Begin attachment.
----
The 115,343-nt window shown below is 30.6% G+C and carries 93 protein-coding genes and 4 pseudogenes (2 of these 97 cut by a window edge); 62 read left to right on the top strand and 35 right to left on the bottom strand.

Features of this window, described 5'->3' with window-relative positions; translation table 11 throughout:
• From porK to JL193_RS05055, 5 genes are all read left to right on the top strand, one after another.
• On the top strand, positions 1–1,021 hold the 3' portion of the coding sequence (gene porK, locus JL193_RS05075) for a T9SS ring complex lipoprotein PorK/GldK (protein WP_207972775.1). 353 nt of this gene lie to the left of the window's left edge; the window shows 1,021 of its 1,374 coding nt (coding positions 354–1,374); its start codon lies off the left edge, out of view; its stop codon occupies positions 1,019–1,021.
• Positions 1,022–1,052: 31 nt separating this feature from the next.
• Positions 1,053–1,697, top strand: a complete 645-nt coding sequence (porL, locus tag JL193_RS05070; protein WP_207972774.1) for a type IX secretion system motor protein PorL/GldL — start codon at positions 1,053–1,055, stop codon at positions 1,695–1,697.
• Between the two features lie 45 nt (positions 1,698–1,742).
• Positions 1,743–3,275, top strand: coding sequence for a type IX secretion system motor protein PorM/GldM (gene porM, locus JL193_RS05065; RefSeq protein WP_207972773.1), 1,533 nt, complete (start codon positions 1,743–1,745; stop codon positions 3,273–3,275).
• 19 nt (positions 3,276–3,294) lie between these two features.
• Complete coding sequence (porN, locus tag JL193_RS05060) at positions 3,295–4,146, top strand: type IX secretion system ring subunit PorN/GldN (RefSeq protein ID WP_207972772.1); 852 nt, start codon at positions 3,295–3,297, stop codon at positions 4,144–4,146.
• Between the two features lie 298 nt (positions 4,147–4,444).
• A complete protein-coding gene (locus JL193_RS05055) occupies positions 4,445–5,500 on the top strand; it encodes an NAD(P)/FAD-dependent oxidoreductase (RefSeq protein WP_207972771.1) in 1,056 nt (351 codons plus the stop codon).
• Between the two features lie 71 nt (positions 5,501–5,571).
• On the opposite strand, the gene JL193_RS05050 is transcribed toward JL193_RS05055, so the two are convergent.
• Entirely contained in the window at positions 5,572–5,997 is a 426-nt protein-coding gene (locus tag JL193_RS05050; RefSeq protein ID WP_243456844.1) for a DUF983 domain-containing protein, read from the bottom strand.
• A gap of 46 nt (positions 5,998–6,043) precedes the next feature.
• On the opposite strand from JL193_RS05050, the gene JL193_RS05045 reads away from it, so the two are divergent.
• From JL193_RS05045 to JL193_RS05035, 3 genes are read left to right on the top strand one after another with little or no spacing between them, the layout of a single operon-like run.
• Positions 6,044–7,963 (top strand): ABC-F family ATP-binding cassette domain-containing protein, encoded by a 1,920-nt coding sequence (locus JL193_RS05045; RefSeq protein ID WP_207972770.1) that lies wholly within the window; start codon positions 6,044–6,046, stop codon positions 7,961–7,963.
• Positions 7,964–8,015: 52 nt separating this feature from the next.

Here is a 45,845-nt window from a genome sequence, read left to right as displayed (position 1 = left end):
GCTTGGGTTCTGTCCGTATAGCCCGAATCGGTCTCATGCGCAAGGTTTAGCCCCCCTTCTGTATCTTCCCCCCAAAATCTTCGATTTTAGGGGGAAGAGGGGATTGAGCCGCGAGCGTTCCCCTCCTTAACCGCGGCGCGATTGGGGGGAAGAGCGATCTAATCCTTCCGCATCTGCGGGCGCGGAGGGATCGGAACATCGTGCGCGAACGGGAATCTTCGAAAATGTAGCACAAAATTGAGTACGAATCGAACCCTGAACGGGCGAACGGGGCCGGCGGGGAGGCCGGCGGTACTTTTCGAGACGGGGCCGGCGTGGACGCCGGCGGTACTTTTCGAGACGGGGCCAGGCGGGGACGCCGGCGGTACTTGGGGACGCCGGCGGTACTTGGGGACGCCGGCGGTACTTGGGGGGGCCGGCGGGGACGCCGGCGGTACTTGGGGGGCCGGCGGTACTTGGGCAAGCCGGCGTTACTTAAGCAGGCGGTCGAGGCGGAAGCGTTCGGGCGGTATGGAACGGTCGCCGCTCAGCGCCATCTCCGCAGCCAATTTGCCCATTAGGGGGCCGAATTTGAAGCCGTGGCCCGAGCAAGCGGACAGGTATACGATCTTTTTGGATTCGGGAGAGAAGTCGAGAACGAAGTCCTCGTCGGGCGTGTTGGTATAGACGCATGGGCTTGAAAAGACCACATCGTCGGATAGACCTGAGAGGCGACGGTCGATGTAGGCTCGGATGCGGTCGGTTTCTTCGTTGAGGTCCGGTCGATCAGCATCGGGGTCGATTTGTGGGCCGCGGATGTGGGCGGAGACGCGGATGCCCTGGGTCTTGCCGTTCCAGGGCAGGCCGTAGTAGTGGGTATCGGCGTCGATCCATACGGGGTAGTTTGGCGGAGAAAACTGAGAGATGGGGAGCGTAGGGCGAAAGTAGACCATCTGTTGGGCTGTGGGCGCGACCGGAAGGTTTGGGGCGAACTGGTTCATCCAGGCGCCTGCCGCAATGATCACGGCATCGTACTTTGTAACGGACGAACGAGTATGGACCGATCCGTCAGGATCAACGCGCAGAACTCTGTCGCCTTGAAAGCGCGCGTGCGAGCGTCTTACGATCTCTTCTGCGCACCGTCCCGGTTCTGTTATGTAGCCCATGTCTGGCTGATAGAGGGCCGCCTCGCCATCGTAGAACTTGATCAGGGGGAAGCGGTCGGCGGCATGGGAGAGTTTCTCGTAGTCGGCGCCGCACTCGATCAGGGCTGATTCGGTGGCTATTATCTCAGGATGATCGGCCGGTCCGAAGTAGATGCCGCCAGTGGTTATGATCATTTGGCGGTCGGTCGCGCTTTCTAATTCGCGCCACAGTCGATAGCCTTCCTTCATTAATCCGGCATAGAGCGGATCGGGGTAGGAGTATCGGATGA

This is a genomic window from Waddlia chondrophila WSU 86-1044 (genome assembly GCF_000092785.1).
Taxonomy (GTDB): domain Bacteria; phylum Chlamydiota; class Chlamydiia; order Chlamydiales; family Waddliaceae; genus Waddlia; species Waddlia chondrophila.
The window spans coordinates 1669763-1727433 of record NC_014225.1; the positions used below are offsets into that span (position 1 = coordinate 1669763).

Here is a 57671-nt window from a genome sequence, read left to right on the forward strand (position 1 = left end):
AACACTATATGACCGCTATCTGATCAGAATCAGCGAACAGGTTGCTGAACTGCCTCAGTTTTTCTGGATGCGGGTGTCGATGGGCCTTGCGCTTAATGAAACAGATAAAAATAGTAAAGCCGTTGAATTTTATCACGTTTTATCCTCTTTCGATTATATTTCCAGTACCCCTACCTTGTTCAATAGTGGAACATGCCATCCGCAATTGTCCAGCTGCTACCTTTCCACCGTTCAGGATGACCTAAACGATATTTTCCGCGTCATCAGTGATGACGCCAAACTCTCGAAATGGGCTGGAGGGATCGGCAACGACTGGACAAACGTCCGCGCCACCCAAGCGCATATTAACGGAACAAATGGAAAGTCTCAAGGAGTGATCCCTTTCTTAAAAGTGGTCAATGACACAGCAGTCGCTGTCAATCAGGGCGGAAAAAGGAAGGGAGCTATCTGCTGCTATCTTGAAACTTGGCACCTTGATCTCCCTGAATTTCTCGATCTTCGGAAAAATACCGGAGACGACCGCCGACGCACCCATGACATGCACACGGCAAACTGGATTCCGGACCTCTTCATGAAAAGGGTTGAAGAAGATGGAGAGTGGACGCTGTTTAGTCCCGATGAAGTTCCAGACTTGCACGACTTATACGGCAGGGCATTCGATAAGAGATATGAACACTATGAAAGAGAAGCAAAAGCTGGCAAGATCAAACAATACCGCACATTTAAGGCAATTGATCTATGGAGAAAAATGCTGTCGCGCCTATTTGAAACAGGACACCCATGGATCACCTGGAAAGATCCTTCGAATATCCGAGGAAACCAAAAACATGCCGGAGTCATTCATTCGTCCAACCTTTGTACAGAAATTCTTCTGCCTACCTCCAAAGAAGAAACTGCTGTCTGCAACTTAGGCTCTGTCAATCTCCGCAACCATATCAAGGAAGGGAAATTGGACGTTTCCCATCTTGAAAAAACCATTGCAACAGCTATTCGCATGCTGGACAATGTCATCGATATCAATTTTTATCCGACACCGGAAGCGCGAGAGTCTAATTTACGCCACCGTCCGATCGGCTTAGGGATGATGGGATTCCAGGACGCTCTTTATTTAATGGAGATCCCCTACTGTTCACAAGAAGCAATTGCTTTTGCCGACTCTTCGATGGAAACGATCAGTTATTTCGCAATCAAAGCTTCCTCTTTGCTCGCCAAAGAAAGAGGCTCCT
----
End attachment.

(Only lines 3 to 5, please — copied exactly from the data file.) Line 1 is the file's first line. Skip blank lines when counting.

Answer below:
• From porK to JL193_RS05055, 5 genes are all read left to right on the top strand, one after another.
• On the top strand, positions 1–1,021 hold the 3' portion of the coding sequence (gene porK, locus JL193_RS05075) for a T9SS ring complex lipoprotein PorK/GldK (protein WP_207972775.1). 353 nt of this gene lie to the left of the window's left edge; the window shows 1,021 of its 1,374 coding nt (coding positions 354–1,374); its start codon lies off the left edge, out of view; its stop codon occupies positions 1,019–1,021.
• Positions 1,022–1,052: 31 nt separating this feature from the next.